From a Corp Dev guy what value do bankers actually add?

I've only run three transactions but they all go the same. We get a laundry list of deliverables to provide for the CIM which they just paste into the PPT template. We have to teach them line by line how to model our company and usually just end up doing the modeling for them. Is it just investor outreach? Are we paying 10M for the bank to send a teaser to Blackstone!

Comments (30)

  • Associate 1 in CorpDev
7d

Anecdotally, have only found bankers marginally useful on the sellside for auction processes (buyer outreach, helping to get a higher valuation, data room). On the buyside, absolutely useless. Their usefulness is also a function of how developed your corp dev team is though. Could easily see companies without a robust corp dev team need the banks to get much more involved. 

7d
Tropical Systems, what's your opinion? Comment below:

We have several clients that just use us for outsourcing ppt assembly and random research pulls because they have great corp dev teams and have developed relationships with nearly all of the main investors in their sector. Big or bespoke transactions are different though. We have other clients (typically newer companies) who need help with even the basics of a transaction or they do one transaction per decade and have no idea how to do it. Bankers can provide cover like consultants and outside counsel - McKinsey said it was a good idea, Skadden said it was a good idea, etc., let's do it (and we can blame them if it goes to hell).

  • Manager in CorpDev
7d

I get that smaller shops would need more help on the banking front. We're an established F500 company, so I guess we don't need as much hand holding. I've never worked in banking, but do find it funny how everyone says bankers work 100 hour weeks, when in my experience it's the corp dev team working til 1/2 am to pass off to the bankers to get the credit. The consultant analogy is apt, as that's another scenario where you just have to teach someone your company just to have them regurgitate it back.

  • Analyst 1 in IB - Restr
7d

100 hour work weeks are due to all of us being on several deals. Not a lot of firms have highly developed corp dev teams. F500's are always much more developed, but when a smaller firm wants to do something its much much more difficult. 

Not to mention the fact that it takes a while for all information to go up and down the chain of command. Sometimes I'm just waiting at 7 PM for comments that come at 10, and we have to get everything done before the client meeting in the morning. 

7d
reformed, what's your opinion? Comment below:

What you're saying is factually correct but misses the bigger picture.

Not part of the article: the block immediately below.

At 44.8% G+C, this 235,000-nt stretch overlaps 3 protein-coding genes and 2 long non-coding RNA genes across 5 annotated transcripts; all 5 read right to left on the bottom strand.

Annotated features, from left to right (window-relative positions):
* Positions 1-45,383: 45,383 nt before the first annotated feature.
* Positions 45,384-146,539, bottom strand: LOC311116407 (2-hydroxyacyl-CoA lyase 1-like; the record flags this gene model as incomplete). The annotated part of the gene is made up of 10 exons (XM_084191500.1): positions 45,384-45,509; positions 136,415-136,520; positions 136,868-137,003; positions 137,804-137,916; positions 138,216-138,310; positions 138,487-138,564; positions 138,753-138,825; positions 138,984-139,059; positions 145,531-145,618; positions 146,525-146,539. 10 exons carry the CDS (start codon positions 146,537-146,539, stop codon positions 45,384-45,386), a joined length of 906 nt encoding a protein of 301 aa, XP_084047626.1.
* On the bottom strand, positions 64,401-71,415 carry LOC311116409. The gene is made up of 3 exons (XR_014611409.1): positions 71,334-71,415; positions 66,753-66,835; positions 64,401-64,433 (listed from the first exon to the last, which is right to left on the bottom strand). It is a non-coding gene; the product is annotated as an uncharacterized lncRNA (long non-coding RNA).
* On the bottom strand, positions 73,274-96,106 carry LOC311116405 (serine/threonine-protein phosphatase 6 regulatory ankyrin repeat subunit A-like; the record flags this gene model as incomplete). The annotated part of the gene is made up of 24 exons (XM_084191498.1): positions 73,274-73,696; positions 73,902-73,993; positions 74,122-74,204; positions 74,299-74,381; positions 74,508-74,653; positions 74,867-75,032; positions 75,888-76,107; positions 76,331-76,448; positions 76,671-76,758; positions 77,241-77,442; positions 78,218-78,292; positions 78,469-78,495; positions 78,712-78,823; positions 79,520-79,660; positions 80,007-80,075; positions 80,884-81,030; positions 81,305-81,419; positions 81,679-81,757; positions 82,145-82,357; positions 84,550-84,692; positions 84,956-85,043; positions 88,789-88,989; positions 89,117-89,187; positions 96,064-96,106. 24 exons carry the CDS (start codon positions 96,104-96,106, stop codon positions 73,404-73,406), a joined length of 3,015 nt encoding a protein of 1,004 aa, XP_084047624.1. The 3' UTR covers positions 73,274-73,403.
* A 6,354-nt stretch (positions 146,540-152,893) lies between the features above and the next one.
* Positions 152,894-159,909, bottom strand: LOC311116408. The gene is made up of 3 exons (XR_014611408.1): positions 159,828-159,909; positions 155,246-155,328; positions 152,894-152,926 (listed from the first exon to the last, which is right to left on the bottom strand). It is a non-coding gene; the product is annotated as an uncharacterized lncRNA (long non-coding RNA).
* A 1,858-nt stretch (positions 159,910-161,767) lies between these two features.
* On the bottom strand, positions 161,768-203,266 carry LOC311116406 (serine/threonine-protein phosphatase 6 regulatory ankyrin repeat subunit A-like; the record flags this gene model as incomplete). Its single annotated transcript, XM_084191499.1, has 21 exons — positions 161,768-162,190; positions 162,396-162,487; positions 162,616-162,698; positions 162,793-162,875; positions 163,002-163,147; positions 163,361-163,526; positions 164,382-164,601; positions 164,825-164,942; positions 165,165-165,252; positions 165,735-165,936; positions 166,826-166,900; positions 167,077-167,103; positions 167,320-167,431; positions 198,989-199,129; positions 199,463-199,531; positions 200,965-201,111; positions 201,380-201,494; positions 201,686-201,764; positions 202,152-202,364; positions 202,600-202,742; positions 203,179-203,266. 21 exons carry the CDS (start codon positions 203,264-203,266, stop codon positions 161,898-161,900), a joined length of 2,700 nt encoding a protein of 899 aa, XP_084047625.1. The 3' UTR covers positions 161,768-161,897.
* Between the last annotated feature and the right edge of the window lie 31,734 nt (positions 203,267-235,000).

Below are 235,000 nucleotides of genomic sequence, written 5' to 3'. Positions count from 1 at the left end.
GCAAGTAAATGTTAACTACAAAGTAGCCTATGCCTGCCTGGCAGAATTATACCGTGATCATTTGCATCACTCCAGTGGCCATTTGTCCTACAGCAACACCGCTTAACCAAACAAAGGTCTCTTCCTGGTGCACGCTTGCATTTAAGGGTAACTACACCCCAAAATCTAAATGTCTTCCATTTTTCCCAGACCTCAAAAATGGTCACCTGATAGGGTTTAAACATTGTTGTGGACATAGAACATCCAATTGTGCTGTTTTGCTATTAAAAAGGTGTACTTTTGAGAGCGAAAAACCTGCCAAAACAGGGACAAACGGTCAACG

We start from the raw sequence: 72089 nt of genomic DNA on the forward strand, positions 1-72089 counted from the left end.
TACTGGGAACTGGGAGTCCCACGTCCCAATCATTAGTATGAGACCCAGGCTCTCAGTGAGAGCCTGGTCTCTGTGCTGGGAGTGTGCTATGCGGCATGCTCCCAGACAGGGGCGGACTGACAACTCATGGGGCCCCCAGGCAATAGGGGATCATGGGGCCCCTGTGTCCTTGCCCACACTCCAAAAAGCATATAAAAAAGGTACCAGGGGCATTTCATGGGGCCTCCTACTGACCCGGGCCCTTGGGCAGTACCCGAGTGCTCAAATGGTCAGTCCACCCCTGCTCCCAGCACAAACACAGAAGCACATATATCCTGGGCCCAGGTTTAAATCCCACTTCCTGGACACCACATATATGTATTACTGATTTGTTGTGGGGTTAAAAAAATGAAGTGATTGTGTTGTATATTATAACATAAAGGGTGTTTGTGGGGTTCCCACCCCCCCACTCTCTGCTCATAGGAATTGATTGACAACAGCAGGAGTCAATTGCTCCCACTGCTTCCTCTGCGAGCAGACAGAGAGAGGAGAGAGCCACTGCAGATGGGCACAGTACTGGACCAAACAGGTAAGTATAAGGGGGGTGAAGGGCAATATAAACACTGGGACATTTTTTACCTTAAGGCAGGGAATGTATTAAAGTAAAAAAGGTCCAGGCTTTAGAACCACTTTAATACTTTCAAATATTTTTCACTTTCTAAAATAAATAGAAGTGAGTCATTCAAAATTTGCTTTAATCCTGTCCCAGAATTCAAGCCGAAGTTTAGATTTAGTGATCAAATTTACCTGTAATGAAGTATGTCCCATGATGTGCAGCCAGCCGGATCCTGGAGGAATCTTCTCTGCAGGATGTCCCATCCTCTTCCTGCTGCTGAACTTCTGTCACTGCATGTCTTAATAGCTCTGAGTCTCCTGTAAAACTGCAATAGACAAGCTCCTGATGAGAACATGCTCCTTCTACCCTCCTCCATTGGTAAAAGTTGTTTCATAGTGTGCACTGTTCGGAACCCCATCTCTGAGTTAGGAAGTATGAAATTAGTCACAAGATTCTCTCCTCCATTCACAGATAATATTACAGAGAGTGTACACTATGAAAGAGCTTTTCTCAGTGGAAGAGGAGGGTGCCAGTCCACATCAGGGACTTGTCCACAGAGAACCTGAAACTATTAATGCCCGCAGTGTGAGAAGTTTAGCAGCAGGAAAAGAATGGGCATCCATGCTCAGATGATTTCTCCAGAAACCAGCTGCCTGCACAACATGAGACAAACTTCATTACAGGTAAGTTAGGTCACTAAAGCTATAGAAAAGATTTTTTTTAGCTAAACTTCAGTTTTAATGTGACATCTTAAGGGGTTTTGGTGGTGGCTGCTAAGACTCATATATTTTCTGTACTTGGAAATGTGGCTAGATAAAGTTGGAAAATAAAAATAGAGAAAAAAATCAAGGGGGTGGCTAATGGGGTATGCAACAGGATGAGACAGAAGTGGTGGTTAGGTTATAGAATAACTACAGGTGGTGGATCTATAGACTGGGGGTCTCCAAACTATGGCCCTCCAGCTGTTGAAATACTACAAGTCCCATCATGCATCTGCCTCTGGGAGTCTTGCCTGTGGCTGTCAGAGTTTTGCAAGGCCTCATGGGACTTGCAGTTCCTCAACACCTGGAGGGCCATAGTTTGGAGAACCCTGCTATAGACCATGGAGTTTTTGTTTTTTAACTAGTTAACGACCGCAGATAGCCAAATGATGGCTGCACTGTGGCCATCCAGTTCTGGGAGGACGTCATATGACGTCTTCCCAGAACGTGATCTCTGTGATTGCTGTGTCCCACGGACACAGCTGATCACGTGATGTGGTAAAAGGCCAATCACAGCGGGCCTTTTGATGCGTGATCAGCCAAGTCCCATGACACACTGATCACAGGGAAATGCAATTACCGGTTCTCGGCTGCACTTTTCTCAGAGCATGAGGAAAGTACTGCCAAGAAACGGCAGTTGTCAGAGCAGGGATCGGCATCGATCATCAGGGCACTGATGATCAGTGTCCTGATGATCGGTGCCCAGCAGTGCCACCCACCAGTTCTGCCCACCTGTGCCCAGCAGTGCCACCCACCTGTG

One example of how it works in practice. Management will say here are the top 7 things that stand out about our company and that we want to highlight. The bank will come back and say, 1-3 are great, I know you're proud of 4,5,6 but 4 and 5 aren't that impressive relative to what your competitors are doing 6 is something investors really don't care about, 7 we like what you're getting at but here's how we can expand on it / refine it. 

Also, here are three other points investors typically think about in the context of valuation, where you compare favorably, that we would suggest highlighting.

On the surface, the banker's guidance even in an ideal scenario will look like a handful of minor tweaks, but behind this is 1,000s of hours spent benchmarking, speaking with investors, refining similar stories across competitors and so on. 

Array
  • 3
  • Analyst 2 in IB-M&A
7d

As someone that has done both, I agree with you that no banker is usually needed for larger companies with well built out corp dev teams. Sometimes they're run by ex-bankers, so that creates even less of a need. However, once you go into the MM space, lots of companies don't even have corp dev teams, or maybe it's 1 person. In that case we do pretty much all of the work for the client, including running and coordinating diligence, analyzing all the data provided, etc. Also, Corp Dev hours are def not as much / intense as the bankers. Sure we work till 1/2 sometimes but bankers do all the time, especially because you are on 4-6 projects at the same time. At least for me, it's more like 2-3 in corp dev and sometimes just 1-2.

7d
Green_Zeus, what's your opinion? Comment below:

Our bankers provide financing scenarios, talk to investors about potential debt/equity issuances and underwrite facilities. They would also provide inputs on the competitive landscape, deal perceptions and assemble some board materials. They usually get looped in at the beginning of the second round. We are a small team of 3, and the additional horsepower from bankers is always appreciated.

7d